We have all been in learning situations where the teacher is someone enormously well known in his or her field of expertise – possibly even the best in the country or world! When you walk away wondering why you didn’t learn more while sitting at the feet of this acclaimed icon, you default to thinking it must be you. But if you think about it, just because someone is brilliant in their area of expertise, there’s no guarantee that they were taught or had experience on how to share this information with others. Certainly experience will help, but educators need to understand how to plan, implement, and evaluate pedagogically sound lectures and courses.
Even if a faculty member is an adequate educator in the face-to-face environment, there are further skills that must be gained to be an effective educator in distance education. Moore & Kearsley (2012, p. 129) list 12 functions of instructors in distance education:
· “Elaborating course content
· Supervising and moderating discussions
· Supervising individual and group projects
· Grading assignments and providing feedback on progress
· Keeping student records
· Helping students manage their study
· Motivating students
· Answering or referring administrative questions
· Answering or referring technical questions
· Answering or referring counseling questions
· Representing students with the administration
· Evaluating course effectiveness.”
Faculty Focus has published a special report titled “Faculty Development in Distance Education: Issues, Trends and Tips” (https://www.facultyfocus.com/free-reports/faculty-development-in-distance-education-issues-trends-and-tips/). Dr. Larry Ragan (pp. 4-5), Director of Faculty Development for the World Campus at Pennsylvania State University describes six categories that contain 50 online teaching competencies, as follows:
2. Building community
3. Classroom management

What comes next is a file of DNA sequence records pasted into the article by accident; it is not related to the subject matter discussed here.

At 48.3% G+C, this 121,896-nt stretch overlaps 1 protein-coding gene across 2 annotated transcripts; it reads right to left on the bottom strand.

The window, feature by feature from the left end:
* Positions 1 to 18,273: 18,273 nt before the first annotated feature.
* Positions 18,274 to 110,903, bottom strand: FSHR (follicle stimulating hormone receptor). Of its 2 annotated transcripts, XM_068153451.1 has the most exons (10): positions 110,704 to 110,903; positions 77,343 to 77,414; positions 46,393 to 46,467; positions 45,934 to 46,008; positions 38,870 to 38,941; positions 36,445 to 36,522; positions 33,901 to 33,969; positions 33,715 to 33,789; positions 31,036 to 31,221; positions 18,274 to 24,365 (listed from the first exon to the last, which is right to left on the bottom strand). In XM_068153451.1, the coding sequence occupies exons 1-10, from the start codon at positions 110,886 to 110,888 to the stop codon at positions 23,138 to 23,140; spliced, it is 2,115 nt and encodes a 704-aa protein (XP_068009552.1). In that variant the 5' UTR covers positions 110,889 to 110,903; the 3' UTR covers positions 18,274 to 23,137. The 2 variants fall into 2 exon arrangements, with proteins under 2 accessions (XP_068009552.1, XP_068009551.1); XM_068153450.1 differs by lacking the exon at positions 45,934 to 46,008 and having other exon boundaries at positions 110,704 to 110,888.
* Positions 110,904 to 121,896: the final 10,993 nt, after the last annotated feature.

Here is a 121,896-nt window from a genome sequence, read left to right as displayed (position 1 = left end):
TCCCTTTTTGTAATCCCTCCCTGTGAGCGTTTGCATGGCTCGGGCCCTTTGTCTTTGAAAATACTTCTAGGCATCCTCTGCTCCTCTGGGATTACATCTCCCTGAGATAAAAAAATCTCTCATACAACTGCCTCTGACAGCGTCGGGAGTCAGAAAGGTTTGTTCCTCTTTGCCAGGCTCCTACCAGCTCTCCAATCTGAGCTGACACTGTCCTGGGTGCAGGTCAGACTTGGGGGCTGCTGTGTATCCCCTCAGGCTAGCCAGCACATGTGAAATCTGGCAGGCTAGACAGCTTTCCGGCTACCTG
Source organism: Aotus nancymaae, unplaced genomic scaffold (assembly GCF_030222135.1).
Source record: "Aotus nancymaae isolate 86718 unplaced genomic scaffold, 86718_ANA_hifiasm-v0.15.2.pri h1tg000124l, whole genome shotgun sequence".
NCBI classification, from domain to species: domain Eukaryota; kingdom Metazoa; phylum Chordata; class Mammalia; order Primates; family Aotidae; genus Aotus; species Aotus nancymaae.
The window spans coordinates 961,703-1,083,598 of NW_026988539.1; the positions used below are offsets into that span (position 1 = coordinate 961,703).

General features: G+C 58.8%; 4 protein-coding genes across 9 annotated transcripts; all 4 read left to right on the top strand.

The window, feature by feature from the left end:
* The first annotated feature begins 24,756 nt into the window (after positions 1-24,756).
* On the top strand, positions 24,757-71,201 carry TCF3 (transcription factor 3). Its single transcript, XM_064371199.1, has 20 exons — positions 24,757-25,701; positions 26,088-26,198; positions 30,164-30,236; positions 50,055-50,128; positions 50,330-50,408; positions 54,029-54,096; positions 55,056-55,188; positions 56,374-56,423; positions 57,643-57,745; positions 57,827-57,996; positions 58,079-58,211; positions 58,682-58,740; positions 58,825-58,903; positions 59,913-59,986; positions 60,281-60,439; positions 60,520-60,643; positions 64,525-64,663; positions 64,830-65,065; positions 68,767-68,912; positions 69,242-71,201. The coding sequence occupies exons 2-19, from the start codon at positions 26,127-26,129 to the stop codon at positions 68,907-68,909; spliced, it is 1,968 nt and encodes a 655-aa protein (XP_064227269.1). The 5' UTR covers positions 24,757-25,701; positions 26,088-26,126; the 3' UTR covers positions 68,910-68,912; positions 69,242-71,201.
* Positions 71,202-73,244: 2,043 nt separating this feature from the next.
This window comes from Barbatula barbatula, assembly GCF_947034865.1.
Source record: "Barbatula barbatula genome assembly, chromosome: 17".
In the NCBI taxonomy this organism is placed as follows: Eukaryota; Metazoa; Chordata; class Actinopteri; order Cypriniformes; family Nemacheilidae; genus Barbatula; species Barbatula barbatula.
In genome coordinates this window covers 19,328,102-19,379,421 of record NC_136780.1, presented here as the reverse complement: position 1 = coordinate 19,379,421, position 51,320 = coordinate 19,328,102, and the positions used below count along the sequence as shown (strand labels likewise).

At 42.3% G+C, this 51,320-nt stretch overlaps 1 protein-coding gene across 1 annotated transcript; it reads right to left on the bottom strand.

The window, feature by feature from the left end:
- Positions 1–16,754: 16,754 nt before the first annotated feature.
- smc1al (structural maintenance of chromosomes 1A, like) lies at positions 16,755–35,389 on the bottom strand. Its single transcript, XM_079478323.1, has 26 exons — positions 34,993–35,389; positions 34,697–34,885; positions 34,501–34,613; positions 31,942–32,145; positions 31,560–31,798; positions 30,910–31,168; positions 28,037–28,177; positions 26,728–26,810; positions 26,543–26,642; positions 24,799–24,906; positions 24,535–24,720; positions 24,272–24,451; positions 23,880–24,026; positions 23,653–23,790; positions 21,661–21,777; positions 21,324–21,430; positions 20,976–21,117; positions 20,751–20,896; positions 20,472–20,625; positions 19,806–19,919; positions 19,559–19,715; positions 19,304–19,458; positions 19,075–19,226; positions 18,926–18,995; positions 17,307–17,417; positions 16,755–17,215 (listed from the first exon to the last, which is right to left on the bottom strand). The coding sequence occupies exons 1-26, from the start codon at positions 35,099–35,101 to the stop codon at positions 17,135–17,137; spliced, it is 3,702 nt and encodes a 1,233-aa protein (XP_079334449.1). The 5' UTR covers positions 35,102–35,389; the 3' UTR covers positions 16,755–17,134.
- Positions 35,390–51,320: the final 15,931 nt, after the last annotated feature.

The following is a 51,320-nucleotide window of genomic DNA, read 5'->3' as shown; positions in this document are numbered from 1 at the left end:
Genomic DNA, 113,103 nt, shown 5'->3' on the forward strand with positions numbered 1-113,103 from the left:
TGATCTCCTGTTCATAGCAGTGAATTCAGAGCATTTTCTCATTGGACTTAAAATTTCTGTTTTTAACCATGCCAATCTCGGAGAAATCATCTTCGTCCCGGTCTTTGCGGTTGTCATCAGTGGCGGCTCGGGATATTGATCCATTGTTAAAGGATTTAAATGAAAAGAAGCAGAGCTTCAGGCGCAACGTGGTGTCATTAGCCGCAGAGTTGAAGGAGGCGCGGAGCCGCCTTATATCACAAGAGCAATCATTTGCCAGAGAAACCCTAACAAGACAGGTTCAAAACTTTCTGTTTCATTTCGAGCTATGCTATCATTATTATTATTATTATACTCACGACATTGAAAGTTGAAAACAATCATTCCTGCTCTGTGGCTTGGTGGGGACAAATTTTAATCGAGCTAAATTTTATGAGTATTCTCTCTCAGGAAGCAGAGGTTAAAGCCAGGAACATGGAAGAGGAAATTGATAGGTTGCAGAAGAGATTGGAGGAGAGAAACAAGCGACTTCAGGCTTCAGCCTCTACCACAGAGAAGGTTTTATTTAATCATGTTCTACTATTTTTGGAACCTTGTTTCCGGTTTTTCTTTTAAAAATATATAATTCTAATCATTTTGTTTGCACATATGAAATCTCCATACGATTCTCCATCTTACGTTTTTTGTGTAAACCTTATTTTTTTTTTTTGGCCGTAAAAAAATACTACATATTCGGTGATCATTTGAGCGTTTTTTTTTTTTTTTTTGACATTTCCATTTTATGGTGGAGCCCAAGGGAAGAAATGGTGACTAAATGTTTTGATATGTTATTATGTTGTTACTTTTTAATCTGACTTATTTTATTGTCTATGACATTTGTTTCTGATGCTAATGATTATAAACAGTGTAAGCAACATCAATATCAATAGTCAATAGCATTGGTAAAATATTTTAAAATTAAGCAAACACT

4. Faculty workload management
5. Teaching and learning
6. Technology aptitude”
Other articles in this special issue provide possible training opportunities for faculty members including joining an online faculty playground (Lorenzetti, pp. 9-10), observing successful online courses, completing training or certificate programs, working with a mentor, and learning useful software programs and technologies. Kelly (pp. 9-10) described a learner-centered emotionally engaging approach to online learning. Emotional engagement between the instructor and learners and among learners is critically important, fostering a sense of community. It can get awfully lonely out there in online-land!
Years ago I told a colleague I was staying late one night to attend his class on diabetes, which he was teaching in our nontraditional Doctor of Pharmacy program (pharmacists returning for the doctoral degree). “Why would you do that?” he exclaimed. “You teach diabetes yourself – you probably know more about it than I do!” he proclaimed a bit skittishly. “Because I learn something every time I watch you teach – not about the content, but how you do what you do” I responded. As with so many things in life, there’s the science, but there’s also the art. So it is with teaching, whether it’s face-to-face, blended or online. Online educators owe it to themselves and their learners to be proficient in their content area, but also to the art and science of online education to maximize the experience for the learner. Nobody likes a talking head, in person or pre-recorded. Passion in teaching is highly contagious – face-to-face, or online! Let’s get our learners all fired up – now THAT’S a learner-centric model!
Ragan, L. (n.d.). Defining competencies for online teaching success. In Faculty development in distance education: Issues, trends and tips (pp. 4-5). Madison: Magna Publications.
Kelly, R. (n.d.). A learner-centered, emotionally engaging approach to online learning. In Faculty development in distance education: Issues, trends and tips (pp. 9-10). Madison: Magna Publications.
Lorenzetti, J. P. (n.d.). Developing faculty competency in online pedagogy. In Faculty development in distance education: Issues, trends and tips (pp. 8-9). Madison: Magna Publications.
Moore, M., & Kearsley, G. (2012). Teaching and the roles of the instructor. In Distance education: A systems view of online learning (3rd ed.). Belmont, CA.: Wadsworth Cengage Learning.